From Informed Comment
Essayist and writer Joseph Epstein took a shot at incoming First Lady Jill Biden at the Wall Street Journal on Saturday. In his oped, the former editor of The American Scholar urged her to stop having herself referred to as "Dr. Jill Biden" on the grounds, he said, that she is not a medical doctor, that her doctorate is in education, and that doctorates are not worth much any more because diluted. He referred to her as "kiddo."
Epstein said you shouldn't refer to yourself as "Dr." unless you have delivered a baby, displaying shocking ignorance both of the history of the English language and of who delivers babies.
The Oxford English Dictionary informs us that the word "doctor" is from the Latin "docere," to teach. The word emerges in English around 1300 with the sense of a theologian, a doctor of divinity, who was licensed to teach his subject by a university. It is from the Old French doctour.
In 1387, John Trevisa (fl. 1342 - 1402) in his translation of the Polychronicon of Ranulf Higden from the Latin, said, "Seynt Austyn þe firste doctour of Englischemen." Saint Austin, or more properly St. Augustine of Canterbury (d. 604) had been a Benedictine monk sent by Pope Gregory the Great to bring the English to Christ. So Trevisa is using the term here as in the phrase "doctor of the church."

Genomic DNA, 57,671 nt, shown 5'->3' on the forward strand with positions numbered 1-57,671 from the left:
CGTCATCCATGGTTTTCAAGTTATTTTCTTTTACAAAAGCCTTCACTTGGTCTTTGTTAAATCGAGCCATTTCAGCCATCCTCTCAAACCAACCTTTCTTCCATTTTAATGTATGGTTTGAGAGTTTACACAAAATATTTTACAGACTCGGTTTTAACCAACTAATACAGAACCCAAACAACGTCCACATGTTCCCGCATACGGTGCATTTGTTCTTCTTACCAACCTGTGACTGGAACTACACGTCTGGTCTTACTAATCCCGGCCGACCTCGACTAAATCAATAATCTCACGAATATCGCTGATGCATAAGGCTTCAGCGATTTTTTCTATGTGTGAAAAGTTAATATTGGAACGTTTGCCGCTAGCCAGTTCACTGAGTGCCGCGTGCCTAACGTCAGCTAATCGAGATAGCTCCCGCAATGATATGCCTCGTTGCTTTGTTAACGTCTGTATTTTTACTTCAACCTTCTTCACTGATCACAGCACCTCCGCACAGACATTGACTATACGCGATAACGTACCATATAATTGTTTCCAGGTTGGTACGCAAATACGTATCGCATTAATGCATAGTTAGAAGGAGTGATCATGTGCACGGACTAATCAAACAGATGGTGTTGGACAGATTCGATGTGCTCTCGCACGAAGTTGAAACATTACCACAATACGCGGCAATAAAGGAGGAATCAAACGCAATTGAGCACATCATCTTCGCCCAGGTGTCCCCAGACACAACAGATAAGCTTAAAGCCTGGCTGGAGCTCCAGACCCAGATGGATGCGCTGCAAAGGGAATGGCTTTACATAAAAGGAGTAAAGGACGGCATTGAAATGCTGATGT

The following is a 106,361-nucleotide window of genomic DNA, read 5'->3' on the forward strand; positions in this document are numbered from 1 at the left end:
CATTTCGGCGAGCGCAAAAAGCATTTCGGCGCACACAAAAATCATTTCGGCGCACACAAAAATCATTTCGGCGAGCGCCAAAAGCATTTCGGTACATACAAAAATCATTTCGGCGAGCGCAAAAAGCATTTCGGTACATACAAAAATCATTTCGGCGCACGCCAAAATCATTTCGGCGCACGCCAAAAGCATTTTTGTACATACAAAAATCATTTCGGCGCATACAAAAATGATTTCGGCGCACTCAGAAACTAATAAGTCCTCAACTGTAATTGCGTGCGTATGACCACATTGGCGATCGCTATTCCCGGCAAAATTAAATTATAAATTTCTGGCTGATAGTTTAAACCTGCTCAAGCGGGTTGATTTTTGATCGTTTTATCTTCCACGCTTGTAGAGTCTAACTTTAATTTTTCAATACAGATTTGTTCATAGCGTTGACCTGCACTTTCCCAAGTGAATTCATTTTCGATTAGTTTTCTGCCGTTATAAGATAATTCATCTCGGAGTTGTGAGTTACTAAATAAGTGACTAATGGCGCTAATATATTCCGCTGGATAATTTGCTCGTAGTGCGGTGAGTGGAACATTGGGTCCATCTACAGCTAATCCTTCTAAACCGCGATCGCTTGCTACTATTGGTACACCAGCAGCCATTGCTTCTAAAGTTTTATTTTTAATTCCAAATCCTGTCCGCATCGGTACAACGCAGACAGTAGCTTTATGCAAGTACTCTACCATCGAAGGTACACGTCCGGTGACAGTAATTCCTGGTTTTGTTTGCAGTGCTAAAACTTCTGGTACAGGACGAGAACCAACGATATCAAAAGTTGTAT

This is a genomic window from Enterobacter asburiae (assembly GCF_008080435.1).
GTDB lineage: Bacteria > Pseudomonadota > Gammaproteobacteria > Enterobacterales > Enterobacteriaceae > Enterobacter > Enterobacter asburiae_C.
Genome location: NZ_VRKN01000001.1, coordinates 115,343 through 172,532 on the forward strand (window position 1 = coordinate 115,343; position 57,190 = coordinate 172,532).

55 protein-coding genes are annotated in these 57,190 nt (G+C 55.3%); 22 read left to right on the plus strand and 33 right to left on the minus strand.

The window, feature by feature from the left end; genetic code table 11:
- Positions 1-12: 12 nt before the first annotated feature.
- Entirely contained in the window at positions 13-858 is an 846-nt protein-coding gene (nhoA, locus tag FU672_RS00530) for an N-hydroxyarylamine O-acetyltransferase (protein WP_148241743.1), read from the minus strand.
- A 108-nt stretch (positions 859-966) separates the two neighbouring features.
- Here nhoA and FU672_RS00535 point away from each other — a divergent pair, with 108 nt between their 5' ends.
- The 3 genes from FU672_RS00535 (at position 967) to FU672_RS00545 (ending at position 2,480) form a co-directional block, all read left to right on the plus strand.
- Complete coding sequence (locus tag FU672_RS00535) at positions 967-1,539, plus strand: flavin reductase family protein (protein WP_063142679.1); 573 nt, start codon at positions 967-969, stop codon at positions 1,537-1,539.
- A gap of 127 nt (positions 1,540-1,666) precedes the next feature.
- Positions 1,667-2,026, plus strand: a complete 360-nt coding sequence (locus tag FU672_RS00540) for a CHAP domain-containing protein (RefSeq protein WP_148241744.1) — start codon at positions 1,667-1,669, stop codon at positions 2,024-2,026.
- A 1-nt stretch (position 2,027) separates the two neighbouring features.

And here is another sense of the term:
- "One who, by reason of his skill in any branch of knowledge, is competent to teach it, or whose attainments entitle him to express an authoritative opinion; an eminently learned man. archaic."
Around 1391, Chaucer in his Treatise on the Astrolabe, said it was "An introductorie aftur the statutz of owre doctours." That is, by these doctors he meant astronomers.
In 1400, the Morte D'Arthur (Death of King Arthur) spoke of "Dukes and duspers and doctours noble."
In 1510 Thomas More used the phrase in a translation about the life of Renaissance philosopher Giovanni Pico della Mirandola, "He scrupulously sought out all the famous doctours of his tyme."
Here it obviously means scholar.
Philosophers and humanists with the highest university degrees were also called doctors. In 1665 a piece in Philosophical Transactions referred to "One of the most zealous Doctors of the contrary Opinion."
It was not until the late 1500s that the term "doctor" began being with any regularity to physicians, who had until that time been called "leech."
So historically speaking, educators like Dr. Jill Biden had first dibs on the title "doctor." The medical doctors saved my life, and I love them, but they got the title second hand.
It isn't, of course, that Epstein is just wrong about the history of usage. (Or rather, he is being a contrarian, since he surely knows that history and chose to disregard it).
It is that he is being sexist. I don't remember reading an op-ed by Epstein castigating Henry Kissinger for being called Dr. Henry Kissinger. I did a search at Proquest for that string in newspapers over the past few decades and got nearly 2,000 hits.
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